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In this day of modern living where stress seems to be an unavoidable element, foods that combat stress and uplift our mood may just be what we need to escape the possibility of losing our sanity. They not only help us feel good, they in fact have healing properties that can support our overall well-being.


Dark Chocolate stimulates the brain to release endorphins, the body’s natural anti-stress hormones, also known as the “happy hormones.” It increases the body’s levels of serotonin, another “feel-good” chemical that regulates mood and relaxation. Dark chocolate contains phenylethylamine, a substance that acts like a mild stimulant to make you feel good. Regular chocolates don’t do as well because of their high sugar content that further messes up your mood by interfering with your sugar balance. Go for at least 70% cacao.

Walnuts are rich in tryptophan, the amino acid from which serotonin is synthesized. They also contain magnesium, an essential element in the release, uptake, and proper utilization of serotonin by brain cells. Walnuts also regulate mood by stabilizing blood sugar levels. Other nuts that offer similar benefits include almonds, pistachio, pine, pecan, cashew, hazelnut, walnut, and macadamia.

Avocado is rich in omega-3 fatty acids, one of the building blocks of the brain and nerves. A diet rich in omega-3 keeps the nervous system healthy and has been shown to be more effective than traditional pharmaceutical anti-depressants in treating depression and anxiety.

Flaxseed is high in fibers. It delays gastric emptying and helps regulate blood sugar levels. Fluctuating blood sugar levels are associated with mood swings, irritability, and cravings. A stable blood sugar level provides a sustained supply of energy, eliminating swings between lethargy and hyperactivity throughout the day. Flaxseed is also rich in omega-3 and contributes to the structural and physiological integrity of the brain and nerves. Other high-fiber food like oatmeal and grains fall within this category.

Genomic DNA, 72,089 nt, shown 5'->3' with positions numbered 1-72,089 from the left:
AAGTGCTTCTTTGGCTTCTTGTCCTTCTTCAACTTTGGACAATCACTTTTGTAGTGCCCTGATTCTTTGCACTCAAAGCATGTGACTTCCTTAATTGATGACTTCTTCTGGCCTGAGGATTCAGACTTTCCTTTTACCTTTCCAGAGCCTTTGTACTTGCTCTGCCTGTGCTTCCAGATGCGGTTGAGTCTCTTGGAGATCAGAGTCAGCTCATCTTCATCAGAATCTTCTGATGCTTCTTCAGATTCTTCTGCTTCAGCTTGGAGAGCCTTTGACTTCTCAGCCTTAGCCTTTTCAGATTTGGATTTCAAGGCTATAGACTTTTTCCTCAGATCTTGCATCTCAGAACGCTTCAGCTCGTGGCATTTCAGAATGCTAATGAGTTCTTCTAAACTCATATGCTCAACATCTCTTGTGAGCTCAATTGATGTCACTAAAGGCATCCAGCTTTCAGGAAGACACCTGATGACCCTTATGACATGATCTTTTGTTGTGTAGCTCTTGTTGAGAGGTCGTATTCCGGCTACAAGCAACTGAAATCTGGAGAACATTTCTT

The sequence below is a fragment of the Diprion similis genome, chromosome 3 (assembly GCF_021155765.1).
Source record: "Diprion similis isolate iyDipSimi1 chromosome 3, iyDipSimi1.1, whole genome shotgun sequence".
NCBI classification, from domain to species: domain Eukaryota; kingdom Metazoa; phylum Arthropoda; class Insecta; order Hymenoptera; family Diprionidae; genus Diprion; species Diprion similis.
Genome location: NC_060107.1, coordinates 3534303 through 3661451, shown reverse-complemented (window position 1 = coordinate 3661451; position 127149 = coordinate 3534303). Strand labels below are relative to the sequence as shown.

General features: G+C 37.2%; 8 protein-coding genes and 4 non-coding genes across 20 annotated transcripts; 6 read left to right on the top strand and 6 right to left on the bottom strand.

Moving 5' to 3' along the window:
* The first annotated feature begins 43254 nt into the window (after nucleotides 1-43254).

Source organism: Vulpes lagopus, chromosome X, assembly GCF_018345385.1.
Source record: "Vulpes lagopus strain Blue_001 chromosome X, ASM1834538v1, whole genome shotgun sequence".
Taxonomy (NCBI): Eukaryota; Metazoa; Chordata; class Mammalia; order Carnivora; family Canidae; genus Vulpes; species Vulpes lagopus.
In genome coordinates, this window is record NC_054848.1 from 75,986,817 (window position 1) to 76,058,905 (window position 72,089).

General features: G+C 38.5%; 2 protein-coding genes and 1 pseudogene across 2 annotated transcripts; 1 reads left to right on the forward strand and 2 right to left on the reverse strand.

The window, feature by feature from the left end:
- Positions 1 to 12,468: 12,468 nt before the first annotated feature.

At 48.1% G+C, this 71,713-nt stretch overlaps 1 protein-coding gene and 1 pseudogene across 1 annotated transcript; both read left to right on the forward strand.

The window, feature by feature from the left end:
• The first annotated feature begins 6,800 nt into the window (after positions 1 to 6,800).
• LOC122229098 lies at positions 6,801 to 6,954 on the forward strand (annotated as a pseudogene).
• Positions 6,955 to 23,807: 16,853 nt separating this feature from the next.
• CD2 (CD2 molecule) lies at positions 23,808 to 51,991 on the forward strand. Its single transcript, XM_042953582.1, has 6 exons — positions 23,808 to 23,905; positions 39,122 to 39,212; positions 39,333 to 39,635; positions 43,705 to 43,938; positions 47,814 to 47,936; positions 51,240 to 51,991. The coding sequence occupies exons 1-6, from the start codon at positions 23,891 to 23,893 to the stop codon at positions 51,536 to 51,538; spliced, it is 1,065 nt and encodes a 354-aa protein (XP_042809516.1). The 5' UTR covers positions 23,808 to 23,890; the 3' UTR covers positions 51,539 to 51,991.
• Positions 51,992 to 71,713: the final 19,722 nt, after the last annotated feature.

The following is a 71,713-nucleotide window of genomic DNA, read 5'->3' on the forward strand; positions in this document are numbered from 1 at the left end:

Brown rice and other whole grains are rich in vitamin B. The B Vitamins have been shown to increase the synthesis and levels of serotonin. Folate and B12 are known specifically to improve the central nervous system, mood, and memory.

Banana is another mood-enhancing food. It contains a lot of tryptophan that can readily be converted to serotonin. It also has magnesium which facilitates the utilization of serotonin. Studies have shown that depressed women who are deficient in tryptophan have a higher risk of regressing to depressive states.

Leafy, Dark Green Vegetables. Leafy greens have one of the highest ratios of nutrients per ounce of any food. They provide a range of B vitamins, which are needed to produce neurotransmitters like serotonin in your brain. Studies have shown that an increase in any of the B vitamins, such as niacin, folate or B6 can help with memory, mood and energy. Dark green vegetables also contain vitamin C which may also improve mood swings.

Milk, cheese, and other dairy products are other good sources of tryptophan. They also contain some Vitamin D and are rich in calcium. While calcium is known more for its role in bone health, there is scientific evidence that it can affect mood. Studies have shown that subjects taking calcium regularly have better moods than those who don’t or who take very little. The exact mechanism is yet to be fully understood but researchers are investigating along the line of calcium being essential in the transmission of signals between nerves.

Salmon is also rich in omega-3 fatty acids and is arguably the best dietary source of Vitamin D. Vitamin D deficiency has been linked to depression, mood swings, and other affective disorders. Incorporating adequate vitamin D in the diet has been shown to improve mood, lift depression, and give a general sense of well being. It also improves concentration and cognition (memory, learning). Other good sources of Vitamin D include tuna, sardines, and cod liver oil.

Turkey, duck, and other poultry are rich in tyrosine. Tyrosine is an amino acid that is essential in elevating the levels of epinephrine and dopamine, two important neurotransmitters that are involved in regulating mood and motivation. They also help boost energy which facilitates coping and adjustment in stressful episodes.

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